Supersessionism  

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Train wreck at Montparnasse (October 22, 1895) by Studio Lévy and Sons.
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Train wreck at Montparnasse (October 22, 1895) by Studio Lévy and Sons.

Supersessionism, fulfillment theology, and replacement theology are terms long used for the biblical interpretation that the Church supersedes or replaces Israel in God's plan, and that the New Covenant nullifies the Biblical promises made to Israel, including the Abrahamic Covenant, The Land Covenant, and the Davidic Covenant. However, it has no bearing on the Mosaic Covenant (or Mosaic Law), which most Christian groups agree was always intended to be superseded by the New Covenant. The terms do not appear in the Oxford Dictionary of the Christian Church; however, the view they cover is considered part of most traditional Christian views of the Old Covenant, viewing the Christian Church as the inheritor of the promises made with the children of Israel.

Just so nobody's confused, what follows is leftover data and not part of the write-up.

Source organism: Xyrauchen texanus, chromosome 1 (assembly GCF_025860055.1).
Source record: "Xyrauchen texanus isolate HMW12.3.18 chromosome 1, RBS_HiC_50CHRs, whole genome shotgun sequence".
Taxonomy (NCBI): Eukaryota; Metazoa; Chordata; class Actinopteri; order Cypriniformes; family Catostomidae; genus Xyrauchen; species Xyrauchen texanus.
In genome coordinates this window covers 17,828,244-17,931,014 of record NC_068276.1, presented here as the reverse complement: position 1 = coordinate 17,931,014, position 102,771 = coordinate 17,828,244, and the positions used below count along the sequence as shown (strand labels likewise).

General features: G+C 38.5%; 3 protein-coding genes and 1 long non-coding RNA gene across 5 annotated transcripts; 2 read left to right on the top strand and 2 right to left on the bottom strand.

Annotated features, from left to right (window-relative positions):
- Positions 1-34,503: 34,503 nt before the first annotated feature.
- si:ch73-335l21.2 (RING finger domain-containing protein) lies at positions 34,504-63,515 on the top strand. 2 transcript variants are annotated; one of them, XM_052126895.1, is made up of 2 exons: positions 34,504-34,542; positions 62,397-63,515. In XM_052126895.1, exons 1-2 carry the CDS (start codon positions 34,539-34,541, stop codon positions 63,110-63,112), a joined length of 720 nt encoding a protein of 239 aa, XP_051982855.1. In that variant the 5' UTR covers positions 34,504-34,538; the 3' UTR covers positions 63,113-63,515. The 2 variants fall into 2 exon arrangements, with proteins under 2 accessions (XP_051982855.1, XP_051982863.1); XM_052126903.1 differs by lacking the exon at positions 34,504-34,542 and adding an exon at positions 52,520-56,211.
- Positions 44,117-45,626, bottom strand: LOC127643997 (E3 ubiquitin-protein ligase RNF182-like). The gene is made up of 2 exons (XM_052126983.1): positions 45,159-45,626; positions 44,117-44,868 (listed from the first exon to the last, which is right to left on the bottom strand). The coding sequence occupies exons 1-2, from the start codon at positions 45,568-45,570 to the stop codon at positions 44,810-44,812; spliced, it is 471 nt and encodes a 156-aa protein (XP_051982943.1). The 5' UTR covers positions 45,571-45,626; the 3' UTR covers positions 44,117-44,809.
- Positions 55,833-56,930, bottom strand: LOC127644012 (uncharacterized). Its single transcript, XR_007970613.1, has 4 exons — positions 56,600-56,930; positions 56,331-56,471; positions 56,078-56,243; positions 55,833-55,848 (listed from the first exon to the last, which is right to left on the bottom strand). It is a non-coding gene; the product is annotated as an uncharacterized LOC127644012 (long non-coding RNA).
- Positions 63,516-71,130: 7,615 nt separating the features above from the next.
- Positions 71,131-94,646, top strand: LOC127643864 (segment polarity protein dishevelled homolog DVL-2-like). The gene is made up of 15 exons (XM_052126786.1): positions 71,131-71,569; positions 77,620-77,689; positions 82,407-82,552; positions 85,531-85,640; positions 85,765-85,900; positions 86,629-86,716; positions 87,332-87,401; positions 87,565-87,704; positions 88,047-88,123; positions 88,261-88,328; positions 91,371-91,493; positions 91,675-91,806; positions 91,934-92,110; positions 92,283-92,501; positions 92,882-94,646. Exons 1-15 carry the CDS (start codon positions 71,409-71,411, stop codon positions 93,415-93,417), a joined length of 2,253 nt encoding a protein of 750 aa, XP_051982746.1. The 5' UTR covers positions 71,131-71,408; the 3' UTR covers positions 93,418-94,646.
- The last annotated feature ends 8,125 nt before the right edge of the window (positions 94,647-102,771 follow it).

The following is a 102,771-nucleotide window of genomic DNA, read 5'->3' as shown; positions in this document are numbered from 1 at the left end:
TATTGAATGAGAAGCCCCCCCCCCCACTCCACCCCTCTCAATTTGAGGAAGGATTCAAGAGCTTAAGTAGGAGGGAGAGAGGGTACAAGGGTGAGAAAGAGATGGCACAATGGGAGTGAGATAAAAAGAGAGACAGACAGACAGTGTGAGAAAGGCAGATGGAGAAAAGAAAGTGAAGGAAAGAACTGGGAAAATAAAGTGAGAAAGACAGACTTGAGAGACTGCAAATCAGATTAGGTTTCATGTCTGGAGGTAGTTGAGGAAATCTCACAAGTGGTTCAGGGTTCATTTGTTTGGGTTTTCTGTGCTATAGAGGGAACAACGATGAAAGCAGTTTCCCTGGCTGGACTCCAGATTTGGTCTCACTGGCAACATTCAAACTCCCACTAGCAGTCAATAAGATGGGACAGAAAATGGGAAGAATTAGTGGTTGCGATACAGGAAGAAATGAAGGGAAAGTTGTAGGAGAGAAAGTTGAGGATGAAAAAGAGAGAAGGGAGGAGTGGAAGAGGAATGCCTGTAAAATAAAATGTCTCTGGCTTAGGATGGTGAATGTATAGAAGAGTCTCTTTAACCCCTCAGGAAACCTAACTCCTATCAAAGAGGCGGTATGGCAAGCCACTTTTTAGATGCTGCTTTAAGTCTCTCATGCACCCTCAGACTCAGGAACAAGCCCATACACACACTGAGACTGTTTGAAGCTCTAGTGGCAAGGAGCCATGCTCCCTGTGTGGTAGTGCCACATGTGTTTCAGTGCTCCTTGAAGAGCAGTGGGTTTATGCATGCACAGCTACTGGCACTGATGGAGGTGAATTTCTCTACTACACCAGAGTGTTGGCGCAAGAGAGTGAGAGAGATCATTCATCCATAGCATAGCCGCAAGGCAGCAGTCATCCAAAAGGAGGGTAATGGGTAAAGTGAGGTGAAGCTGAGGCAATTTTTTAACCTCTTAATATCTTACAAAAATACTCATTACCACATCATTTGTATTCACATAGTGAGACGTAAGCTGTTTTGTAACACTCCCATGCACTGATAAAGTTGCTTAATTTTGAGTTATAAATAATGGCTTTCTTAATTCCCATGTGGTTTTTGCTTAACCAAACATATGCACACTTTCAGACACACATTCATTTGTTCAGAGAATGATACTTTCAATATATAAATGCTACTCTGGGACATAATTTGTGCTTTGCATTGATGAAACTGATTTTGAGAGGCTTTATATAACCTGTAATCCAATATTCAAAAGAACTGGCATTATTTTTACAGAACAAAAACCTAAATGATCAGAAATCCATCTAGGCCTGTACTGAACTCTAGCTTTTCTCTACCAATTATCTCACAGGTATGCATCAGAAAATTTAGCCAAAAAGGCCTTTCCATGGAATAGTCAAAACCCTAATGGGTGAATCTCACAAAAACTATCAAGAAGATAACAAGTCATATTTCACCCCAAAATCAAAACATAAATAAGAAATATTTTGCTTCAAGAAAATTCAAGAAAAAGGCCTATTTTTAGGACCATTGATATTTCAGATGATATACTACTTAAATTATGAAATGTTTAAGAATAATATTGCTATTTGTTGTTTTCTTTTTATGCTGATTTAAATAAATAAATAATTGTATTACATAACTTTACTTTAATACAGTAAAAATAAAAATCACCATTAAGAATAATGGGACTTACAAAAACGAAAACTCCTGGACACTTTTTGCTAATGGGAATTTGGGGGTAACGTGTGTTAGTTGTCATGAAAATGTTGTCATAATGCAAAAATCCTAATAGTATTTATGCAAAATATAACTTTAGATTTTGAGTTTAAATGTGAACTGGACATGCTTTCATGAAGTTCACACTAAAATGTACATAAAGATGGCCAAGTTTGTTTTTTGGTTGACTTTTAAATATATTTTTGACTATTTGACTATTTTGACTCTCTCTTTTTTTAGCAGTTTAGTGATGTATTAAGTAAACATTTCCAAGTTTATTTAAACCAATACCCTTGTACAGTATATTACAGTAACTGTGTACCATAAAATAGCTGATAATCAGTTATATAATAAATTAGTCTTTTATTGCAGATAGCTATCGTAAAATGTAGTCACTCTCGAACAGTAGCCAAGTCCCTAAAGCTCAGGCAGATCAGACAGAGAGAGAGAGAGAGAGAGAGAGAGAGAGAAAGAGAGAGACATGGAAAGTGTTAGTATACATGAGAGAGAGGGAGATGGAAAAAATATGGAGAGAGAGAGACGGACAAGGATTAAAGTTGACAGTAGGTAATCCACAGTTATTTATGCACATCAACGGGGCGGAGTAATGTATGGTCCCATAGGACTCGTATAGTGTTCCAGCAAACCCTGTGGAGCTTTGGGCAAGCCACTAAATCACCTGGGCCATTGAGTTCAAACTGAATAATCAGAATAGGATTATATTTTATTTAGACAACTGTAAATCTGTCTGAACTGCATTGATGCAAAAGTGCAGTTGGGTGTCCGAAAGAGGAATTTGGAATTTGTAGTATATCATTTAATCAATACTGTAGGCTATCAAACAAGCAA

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Unless indicated otherwise, the text in this article is either based on Wikipedia article "Supersessionism" or another language Wikipedia page thereof used under the terms of the GNU Free Documentation License; or on original research by Jahsonic and friends. See Art and Popular Culture's copyright notice.

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